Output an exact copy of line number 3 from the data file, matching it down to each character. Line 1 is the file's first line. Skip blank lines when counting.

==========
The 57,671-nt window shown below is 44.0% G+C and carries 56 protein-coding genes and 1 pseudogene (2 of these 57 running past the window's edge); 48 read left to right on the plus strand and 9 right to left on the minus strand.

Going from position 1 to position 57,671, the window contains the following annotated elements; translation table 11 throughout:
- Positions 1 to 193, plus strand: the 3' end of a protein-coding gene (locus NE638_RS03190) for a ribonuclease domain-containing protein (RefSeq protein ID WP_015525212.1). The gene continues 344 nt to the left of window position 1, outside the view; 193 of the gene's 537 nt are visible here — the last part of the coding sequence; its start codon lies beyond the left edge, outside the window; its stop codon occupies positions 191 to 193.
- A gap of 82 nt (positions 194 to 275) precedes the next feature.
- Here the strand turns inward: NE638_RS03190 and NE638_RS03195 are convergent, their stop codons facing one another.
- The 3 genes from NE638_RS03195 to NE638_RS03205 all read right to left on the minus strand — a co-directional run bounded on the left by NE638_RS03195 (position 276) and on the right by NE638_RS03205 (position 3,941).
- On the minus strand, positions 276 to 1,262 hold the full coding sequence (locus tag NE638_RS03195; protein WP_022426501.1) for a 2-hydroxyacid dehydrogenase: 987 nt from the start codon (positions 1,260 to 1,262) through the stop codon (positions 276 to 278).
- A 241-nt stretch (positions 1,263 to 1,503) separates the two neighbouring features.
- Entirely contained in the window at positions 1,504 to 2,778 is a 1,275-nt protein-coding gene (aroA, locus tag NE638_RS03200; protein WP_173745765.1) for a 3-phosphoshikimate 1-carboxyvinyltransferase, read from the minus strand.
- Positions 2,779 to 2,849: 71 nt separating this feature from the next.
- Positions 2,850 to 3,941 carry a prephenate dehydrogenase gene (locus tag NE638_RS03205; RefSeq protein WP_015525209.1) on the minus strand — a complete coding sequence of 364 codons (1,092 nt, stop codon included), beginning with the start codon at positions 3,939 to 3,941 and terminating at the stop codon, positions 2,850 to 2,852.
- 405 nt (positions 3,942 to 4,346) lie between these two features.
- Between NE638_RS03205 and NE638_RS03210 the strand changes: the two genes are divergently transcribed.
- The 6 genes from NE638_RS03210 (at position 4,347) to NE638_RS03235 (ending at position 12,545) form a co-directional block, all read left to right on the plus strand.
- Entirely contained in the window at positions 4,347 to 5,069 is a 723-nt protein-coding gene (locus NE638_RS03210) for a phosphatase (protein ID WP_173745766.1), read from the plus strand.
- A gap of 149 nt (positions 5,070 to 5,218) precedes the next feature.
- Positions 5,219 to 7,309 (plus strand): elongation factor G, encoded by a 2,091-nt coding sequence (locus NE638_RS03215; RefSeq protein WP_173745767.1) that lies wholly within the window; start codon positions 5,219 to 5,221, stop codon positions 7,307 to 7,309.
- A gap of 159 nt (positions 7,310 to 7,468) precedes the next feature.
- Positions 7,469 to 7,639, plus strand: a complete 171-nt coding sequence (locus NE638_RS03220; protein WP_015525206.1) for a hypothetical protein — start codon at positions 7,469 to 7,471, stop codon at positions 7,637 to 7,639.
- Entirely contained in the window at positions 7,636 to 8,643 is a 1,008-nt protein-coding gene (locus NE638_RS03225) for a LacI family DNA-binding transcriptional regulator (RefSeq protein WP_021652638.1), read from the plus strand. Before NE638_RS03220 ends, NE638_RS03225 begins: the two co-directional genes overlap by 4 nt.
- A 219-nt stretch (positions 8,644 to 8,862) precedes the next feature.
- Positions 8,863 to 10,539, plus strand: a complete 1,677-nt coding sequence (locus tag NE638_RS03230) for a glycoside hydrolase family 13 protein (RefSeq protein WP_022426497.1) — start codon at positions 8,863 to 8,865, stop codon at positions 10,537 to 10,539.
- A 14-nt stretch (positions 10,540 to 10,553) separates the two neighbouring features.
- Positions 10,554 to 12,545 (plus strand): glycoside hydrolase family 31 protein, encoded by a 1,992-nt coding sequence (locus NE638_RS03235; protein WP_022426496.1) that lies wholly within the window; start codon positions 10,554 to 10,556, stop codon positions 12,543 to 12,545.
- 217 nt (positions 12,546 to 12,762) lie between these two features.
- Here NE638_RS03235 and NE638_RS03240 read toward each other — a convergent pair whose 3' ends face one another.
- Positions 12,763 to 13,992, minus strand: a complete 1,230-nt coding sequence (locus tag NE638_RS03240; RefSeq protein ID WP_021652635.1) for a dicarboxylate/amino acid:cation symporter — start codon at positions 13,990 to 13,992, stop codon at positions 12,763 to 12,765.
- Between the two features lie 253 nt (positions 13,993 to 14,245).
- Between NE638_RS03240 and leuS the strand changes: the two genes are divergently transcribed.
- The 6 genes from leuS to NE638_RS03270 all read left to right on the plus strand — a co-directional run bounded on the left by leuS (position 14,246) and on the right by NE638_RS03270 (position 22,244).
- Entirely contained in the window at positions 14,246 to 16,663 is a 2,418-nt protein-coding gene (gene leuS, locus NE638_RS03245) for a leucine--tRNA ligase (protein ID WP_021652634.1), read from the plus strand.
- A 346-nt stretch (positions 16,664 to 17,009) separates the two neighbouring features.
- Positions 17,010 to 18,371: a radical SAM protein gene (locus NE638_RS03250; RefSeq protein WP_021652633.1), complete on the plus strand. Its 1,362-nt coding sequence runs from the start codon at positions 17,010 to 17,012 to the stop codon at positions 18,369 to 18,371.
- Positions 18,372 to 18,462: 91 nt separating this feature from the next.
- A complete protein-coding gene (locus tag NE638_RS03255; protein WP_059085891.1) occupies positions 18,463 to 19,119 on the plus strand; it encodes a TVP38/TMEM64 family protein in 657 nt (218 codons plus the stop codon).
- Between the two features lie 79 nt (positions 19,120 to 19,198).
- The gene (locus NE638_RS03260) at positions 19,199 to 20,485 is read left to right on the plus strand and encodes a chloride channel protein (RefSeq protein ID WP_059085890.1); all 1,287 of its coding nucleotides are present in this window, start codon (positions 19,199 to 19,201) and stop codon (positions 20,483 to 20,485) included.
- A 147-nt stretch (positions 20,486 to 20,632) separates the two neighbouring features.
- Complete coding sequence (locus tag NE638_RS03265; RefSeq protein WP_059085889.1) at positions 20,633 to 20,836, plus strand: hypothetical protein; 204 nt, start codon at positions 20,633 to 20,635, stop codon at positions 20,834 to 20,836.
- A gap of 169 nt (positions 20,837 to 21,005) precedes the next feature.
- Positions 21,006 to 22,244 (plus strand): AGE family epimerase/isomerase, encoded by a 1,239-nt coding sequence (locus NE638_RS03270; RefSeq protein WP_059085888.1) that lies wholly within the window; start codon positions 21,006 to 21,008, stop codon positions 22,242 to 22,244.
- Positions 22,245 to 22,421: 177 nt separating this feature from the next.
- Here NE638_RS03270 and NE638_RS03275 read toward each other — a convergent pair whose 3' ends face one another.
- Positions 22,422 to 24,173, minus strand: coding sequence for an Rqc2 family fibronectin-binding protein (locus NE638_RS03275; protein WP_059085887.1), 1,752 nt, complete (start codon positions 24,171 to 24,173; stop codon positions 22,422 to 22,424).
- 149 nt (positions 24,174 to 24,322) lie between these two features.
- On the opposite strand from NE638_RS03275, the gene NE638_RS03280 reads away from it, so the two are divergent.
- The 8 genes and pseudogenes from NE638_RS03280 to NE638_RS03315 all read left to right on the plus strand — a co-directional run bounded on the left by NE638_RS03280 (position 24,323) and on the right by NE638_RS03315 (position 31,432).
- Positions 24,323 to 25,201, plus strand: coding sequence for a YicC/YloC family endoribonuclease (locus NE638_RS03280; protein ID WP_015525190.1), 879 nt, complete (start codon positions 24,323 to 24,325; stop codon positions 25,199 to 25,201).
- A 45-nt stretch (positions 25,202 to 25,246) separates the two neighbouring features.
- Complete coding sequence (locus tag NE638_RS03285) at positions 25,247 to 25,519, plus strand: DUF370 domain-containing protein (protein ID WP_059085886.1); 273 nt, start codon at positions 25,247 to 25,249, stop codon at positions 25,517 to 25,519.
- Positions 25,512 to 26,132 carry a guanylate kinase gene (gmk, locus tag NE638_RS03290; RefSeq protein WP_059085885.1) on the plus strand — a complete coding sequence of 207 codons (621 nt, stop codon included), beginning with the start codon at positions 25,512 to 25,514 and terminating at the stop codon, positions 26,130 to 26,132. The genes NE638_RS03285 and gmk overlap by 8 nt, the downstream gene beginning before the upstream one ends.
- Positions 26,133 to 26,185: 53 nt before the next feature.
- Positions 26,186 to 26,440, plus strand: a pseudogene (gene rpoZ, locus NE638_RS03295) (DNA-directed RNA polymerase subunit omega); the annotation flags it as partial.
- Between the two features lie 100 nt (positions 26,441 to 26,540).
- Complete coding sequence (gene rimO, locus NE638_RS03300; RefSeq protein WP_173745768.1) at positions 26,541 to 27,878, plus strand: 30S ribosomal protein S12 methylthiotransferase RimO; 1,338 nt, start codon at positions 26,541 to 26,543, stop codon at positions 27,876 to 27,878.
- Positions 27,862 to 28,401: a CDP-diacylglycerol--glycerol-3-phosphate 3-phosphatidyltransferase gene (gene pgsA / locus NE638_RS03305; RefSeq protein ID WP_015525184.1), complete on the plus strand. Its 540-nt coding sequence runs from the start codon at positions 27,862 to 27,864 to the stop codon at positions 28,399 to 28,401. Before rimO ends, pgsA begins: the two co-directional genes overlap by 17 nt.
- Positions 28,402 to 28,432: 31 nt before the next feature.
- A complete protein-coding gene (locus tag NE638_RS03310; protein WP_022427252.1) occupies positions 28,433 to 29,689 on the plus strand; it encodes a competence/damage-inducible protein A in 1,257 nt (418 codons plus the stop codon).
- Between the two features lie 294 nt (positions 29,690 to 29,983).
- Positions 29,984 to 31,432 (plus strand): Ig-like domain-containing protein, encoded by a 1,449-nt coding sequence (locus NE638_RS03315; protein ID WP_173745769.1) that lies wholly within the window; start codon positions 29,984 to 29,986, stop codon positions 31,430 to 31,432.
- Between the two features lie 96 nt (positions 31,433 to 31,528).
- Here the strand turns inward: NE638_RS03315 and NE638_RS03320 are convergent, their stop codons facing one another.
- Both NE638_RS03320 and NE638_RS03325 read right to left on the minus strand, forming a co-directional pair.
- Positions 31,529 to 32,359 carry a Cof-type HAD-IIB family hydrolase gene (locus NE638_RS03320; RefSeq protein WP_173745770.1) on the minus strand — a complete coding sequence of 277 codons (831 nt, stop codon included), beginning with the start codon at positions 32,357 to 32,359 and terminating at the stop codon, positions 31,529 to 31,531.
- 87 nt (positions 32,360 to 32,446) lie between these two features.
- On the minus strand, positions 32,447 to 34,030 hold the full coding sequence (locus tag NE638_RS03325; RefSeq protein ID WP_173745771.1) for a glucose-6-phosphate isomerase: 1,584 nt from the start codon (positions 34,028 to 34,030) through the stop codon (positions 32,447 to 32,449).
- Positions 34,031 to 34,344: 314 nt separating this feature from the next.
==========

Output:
- Positions 1 to 193, plus strand: the 3' end of a protein-coding gene (locus NE638_RS03190) for a ribonuclease domain-containing protein (RefSeq protein ID WP_015525212.1). The gene continues 344 nt to the left of window position 1, outside the view; 193 of the gene's 537 nt are visible here — the last part of the coding sequence; its start codon lies beyond the left edge, outside the window; its stop codon occupies positions 191 to 193.